Cat and mouse: How Bohemia bags cheaters in DayZ
Bohemia Interactive’s DayZ has been remarkably successful and helped jumpstart the game industry’s current fascination with survival games, but its also been plagued by cheaters. Today at GDC Europe, associate producer Eugen Harton described Bohemia’s efforts to crack down on cheating in the wake of an exploit plague.
"It’s a huge game of cat and mouse,” says Harton. “You’re basically trying to get ahead, and try to get those guys dead.”
After studying them intently for some time, Harton believes he has some lessons worth sharing with other developers trying to combat cheating. For example, Harton says cheaters typically cheat not to win, but to build their rep. It’s all about peer promotion (building “reps”), taking down enemies (destroying “reps”) and personal brand-building on channels like Twitter, YouTube and the like.
“I’ve seen some people streaming our game who are coordinating with cheaters to increase their view time,” says Harton. “They work with the cheaters behind the scenes.”
For many, cheating is a bona fide business
Most cheats are typically sold either via subscription or one-off purchases, says Harton, and they’re most often distributed through IM clients (Skype, ICQ, etc.), forums, and web portals.
“It’s amazing how much money you can make selling cheats,” exclaims Harton. Many cheat-sellers in Russia and other regions make their living selling game exploits. “Big guys sell cheats for major games on web portals, and they make big bucks,” says Harton. Cheats can cost anywhere from $1 to $500, says Harton, based on how reliable an exploit is, how powerful, and how rare.
You should know that many sellers take precautions since they make a full-time living selling cheats, and cheat sellers in regions like Russia require citizen ID, Skype calls, and social media account verification before they’ll sell someone a cheat.
Harton estimates that Bohemia has catalogued a library of 400 cheats in DayZ so far, with a total of 44,007 banned accounts to date. That means roughly 1.39 percent of all DayZ licenses have been banned, a small but significant number for the game in light of how critical a fair and equitable experience is to the success of a multiplayer open-world survival game.
“With the rise of survival games, where the game and the gameplay mechanic is based around permanent death…the gameplay experience really suffers when someone’s cheating,” says Harton. “Players die, they get frustrated, and they don’t want to play anymore.”
Conversely, cheaters who survive a ban still want to cheat; Bohemia has a real problem with repeat offenders, says Harton, as 76.11 percent of DayZ players who are banned for cheating come back after their ban and get caught cheating again.
“Cheaters would rather play than stop cheating,” says Harton. “For a game like ours, that means a lot…when you kill someone in-game it's a problem, because they lose all their progress.”
Best practices for tagging and bagging cheaters
To fight cheaters, Harton first recommends you focus on your terms of service — designing and revising them to ensure they protect your ideal game experience and then enforcing them with an iron fist.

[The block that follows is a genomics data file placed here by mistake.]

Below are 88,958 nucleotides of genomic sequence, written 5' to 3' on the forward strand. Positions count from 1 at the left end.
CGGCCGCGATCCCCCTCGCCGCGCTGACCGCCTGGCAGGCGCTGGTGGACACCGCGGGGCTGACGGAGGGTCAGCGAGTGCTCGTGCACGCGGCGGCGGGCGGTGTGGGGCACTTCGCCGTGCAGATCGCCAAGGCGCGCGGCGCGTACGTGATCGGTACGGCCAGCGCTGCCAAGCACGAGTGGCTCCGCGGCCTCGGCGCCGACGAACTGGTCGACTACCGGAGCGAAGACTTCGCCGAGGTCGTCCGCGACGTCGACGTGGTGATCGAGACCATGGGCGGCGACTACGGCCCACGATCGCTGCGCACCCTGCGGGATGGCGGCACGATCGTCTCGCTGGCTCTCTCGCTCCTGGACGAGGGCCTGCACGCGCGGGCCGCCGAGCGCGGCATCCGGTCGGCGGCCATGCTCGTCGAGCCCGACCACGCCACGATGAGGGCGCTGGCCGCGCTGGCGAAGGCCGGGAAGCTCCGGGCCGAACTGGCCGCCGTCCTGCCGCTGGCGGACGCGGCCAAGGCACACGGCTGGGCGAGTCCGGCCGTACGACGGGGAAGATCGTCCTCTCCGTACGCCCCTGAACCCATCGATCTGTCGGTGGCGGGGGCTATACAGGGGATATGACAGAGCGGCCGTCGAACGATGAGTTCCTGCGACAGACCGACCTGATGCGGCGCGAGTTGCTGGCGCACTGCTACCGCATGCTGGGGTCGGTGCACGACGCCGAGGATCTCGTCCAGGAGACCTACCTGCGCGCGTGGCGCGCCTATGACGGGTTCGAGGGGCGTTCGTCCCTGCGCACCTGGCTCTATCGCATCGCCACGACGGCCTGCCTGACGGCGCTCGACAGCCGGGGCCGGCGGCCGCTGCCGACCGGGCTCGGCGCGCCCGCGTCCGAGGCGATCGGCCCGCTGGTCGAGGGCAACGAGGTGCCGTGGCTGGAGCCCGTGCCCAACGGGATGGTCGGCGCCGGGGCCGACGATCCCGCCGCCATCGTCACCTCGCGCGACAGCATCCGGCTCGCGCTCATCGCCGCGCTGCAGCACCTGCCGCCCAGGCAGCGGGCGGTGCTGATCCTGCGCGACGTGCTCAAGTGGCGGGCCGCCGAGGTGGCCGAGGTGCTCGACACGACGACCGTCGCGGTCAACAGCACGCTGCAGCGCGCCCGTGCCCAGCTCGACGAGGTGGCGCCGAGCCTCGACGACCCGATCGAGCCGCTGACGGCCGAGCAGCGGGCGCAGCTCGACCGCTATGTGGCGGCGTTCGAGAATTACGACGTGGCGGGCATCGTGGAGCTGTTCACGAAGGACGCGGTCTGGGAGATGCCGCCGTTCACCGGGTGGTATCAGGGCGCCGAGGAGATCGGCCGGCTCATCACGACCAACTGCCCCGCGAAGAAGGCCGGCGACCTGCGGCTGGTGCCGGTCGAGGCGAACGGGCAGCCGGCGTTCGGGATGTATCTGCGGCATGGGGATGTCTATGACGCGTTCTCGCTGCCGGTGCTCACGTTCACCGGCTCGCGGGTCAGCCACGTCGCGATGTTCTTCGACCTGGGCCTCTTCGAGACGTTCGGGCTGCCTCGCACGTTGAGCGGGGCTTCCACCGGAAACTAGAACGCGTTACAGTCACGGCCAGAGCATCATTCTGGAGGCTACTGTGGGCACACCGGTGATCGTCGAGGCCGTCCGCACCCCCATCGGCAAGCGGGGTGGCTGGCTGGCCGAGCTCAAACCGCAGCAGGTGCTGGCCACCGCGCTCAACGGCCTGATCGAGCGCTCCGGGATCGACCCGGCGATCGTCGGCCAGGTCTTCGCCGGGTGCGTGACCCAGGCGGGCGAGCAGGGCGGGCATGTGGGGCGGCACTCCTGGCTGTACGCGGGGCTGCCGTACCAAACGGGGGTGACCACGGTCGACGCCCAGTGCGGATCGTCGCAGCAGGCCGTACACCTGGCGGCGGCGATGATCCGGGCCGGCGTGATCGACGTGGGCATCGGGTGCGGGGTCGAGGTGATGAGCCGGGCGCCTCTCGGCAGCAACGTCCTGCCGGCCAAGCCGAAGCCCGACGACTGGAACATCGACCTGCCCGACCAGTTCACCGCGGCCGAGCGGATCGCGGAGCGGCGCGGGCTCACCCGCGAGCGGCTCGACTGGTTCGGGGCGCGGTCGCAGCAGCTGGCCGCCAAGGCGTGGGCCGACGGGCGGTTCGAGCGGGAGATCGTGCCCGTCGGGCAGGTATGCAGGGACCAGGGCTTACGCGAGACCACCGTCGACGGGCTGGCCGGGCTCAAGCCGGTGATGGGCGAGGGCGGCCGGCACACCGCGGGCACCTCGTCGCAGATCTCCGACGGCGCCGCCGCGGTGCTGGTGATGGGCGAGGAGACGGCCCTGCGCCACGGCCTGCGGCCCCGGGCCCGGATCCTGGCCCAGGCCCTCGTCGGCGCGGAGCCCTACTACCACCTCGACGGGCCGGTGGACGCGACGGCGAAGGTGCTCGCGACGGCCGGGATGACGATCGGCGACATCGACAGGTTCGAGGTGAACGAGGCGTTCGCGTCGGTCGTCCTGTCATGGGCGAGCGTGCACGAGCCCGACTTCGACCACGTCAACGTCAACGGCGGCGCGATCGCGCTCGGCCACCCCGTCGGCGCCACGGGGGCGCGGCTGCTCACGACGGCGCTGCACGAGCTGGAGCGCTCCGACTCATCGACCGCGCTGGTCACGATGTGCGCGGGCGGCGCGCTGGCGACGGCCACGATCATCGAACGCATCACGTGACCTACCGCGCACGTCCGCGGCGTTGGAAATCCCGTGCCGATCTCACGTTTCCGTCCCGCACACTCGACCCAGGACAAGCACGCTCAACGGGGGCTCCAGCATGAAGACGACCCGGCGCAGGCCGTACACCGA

While every studio has their own tricks for practically combating cheaters, Harton recommends a trick he thinks many developers overlook: disable running your game in Windows test mode.
“This is really interesting,” says Harton. “Disabling the test mode was one of the better choices we did during DayZ development, because unsigned drivers are really easy to use and get running.”
And to detect cheaters, Harton recommends building sensors for specific patterns because many cheat designers tend to fall into them.
“They’ll use the same certificates, they’ll use the same name strings in menus, they’ll use driver memory patterns you can detect,” says Harton.
You can also use the patterns in your own game as a baseline to detect cheaters. Consider employing what Harton calls “sanity checks” server-side: You know your game always works a certain way (bullets abide by certain rules and never flip 180 degrees in flight, for example) so you can design “sanity check” sensors to constantly monitor systems in your game and (hopefully) detect cheaters.
If you have community managers on your team, they can lend a hand by infiltrating hack provider sites and buddying up to cheat vendors.
Your community can also help by serving as “snitches” and quietly keeping you informed whenever they’re approached by cheat vendors, as well as using public reporting systems in your game (you do have a reporting system, right?) to flag cheaters.
Straight up fake-outs are also an important, viable strategy for slowing down cheaters. “Use client-side checks that are fake; make something up to create more work for the guys in the cheating community,” says Harton. “Make them really work for it.”
And sometimes you need to resort to trickery to draw out cheaters. Harton says that Bohemia often goes shopping for cheats to its own game, and that sometimes leads to some interesting situations when cheat vendors require things like citizen IDs.
“I had to hire a Russian snitch to actually provide a call for us,” says Barton. “But he got paid for it, and we ultimately got the hack.”
But amid all this talk of finding and bagging cheaters, Harton also cautions developers to be really careful about false positives — they will happen, and so he recommends you be prepared to address them with a well-trained, courteous customer support team and a variable ban system.
The most important lesson you can learn from Bohemia’s anti-cheat crusade? “Try not to make it personal,” says Harton. “I made that mistake before; I taunted the guys on Twitter and other channels, and they retaliated. They went on a revenge streak. Keep it professional.”